The holy month of Ramadan is upon us and this year it is expected to begin on March 22 and end on April 21. Eid al-Fitr will be celebrated on April 22 or 23 with the sighting of the moon. Ramadan, the ninth month in the Islamic calendar, is a time of spiritual reflection and self-improvement, and Muslims around the world fast from dawn to sunset. Fasting for 12-14 hours during Ramadan is a form of intermittent fasting and is also an opportunity for people to reset their digestive system, boost metabolism and lose weight. (Also Read: Saudi identity change in full swing ahead of Ramadan)
Recent scientific research has proven the benefits of intermittent fasting, such as weight management and blood sugar management. This is the best way to keep a person in a calorie deficit, but people should be cautious about what they are eating when they are not fasting.
“Ramadan fast is broken with dates, one of the most nutritious dry fruits. Therefore, to avoid dehydration and gastric problems, it is always advised to eat a diet rich in protein and fiber which keeps the stomach full for longer,” says. Shweta Gupta, Unit Head – Dietetics – Fortis Hospital Shalimar Bagh.
Intermittent fasting (IF) is practiced in various ways, such as the 5:2 method, 16/8 time restricted diet, alternate day fasting and some other methods. Ramadan fasting is also a type of intermittent fasting, however, there is a fasting period. Water and food are completely withheld for more than 12-14 hours. This leads to depletion of liver glycogen stores,” says Dr Meghna Passi, nutrition consultant at MyThali, Arogya World.
Benefits of Ramadan
Dr Pasi elaborates on the benefits of IF during Ramadan:
1. Supports weight loss and improves health: Calorie deficit diets and eating patterns can help you lose weight and lower blood pressure, improve blood sugar and protect brain health.
2. Detoxifies the body: Our digestive system is able to eliminate toxins because the system gets enough rest during fasting.
3. Damaged cells Removed by a self-cleaning process and the stomach feels happy and healthy.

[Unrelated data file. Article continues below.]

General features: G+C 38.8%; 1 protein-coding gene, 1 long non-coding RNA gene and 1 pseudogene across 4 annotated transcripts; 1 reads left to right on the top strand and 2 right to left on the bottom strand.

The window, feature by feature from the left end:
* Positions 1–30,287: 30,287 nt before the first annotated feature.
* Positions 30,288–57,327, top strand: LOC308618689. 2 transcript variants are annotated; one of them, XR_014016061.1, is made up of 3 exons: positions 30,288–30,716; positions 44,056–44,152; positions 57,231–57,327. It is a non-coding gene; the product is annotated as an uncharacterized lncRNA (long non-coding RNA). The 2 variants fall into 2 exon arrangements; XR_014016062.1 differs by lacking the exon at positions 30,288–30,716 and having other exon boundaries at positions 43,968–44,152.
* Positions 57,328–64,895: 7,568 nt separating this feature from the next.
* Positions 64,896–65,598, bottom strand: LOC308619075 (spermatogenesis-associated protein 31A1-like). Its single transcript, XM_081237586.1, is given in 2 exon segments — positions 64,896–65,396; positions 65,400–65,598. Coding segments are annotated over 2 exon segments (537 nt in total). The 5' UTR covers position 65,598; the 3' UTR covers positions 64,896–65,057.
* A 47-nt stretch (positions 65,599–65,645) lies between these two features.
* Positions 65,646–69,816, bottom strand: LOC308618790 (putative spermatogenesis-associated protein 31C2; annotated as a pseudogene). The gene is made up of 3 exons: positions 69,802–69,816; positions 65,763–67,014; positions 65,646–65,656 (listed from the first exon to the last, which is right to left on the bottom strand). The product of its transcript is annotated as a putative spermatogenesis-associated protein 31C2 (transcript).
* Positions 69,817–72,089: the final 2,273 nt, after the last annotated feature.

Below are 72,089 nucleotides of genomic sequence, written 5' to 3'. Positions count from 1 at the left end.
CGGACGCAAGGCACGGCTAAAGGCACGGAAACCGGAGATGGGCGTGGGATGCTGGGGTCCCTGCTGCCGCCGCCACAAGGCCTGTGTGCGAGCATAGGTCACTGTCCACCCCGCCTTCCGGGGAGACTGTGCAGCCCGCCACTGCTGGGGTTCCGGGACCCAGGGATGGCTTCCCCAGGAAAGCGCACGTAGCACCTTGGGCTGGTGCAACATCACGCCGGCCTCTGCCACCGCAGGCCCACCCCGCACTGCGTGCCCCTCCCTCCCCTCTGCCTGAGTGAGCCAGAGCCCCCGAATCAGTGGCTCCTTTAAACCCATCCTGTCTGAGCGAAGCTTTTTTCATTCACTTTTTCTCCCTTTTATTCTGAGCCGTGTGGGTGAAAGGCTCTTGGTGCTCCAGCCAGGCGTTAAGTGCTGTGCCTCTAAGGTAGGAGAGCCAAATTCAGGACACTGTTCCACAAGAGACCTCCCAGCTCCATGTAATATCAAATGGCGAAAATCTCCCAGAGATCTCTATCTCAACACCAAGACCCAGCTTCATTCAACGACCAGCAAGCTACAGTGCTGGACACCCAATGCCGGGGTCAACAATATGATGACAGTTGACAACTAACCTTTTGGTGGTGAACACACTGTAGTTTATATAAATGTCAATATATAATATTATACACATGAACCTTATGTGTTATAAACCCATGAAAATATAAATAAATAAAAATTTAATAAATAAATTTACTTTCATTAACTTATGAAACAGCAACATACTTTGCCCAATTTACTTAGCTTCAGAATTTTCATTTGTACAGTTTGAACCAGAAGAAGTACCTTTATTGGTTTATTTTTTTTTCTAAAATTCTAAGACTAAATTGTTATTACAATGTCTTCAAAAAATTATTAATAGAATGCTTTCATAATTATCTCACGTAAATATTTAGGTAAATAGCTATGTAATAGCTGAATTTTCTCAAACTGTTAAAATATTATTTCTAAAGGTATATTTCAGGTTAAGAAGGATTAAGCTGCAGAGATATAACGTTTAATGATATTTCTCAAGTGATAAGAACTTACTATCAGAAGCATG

4. Metabolic rate Grows and strengthens our immune system. However, one can only benefit from fasting during Ramadan, if one eats healthy food during the period of the festival. As in any other IF that focuses on how to eat and not what to eat, not following a healthy diet during Ramadan can have negative effects on health.
Dr. Anurag Saxena, HOD- Internal Medicine, Primus Hospital, New Delhi elaborates on the health benefits of intermittent fasting during Ramadan.
5. Focus and mental clarity are improved: Due to changes in eating habits and stress placed on spiritual practices, some people claim that Ramadan makes them feel more focused and alert.
6. Improved Digestive Health: It has been shown that fasting improves digestive health by enabling the digestive system to rest and recover. The benefits of fasting generally depend on the length and timing of the fast. Allowing three hours between meals allows the migrating motor complex to complete a complete cycle in which residual undigested material flows into the digestive system. As a result, even a few hours of fasting can help digestion.
Dr Pasi suggests healthy fasting tips to follow during the month of Ramadan.
– Do not overload on food When breaking the fast. Your body needs more fluids first. So, break your fast with lemon juice or coconut water for hydration. Avoid caffeine.
– Eating foods high in calories, sugar and oil May cause indigestion and gastric problems. Try and avoid sweets, desserts, sugary drinks and bakery products.
– Your Iftar meal Must be a source of complex carbohydrates that provide adequate energy along with fiber and minerals.
– Fill half your plate Colorful vegetables are rich in vitamins, minerals and fiber and provide nutrients with very few calories.
– Eat a good amount of protein foods Such as pulses, whole grains, lean meat, fish, dairy products and eggs.
– Prefer fruit, a handful of nuts or a salad as a snack. Fruits and vegetables are rich in vitamins, minerals and fiber. Fiber not only keeps our gut healthy but also regulates blood glucose levels.
– Some healthy food options: Broccoli-egg fritters, homemade pita bread dipped in olive oil, black beans and avocado on toast, lentil soup, low-fat yogurt, fruit smoothies, grilled kebabs, baked snacks like samosas and dates instead. Oat Kheer, Chopped Fruits, Roasted Vegetables, Bajra Khichdi, Curd Rice, Sprouts Salad.
If you plan your meals in advance and pay attention to portion sizes, you can definitely benefit from Ramadan’s intermittent fasting regime and reap the maximum nutritional benefits.
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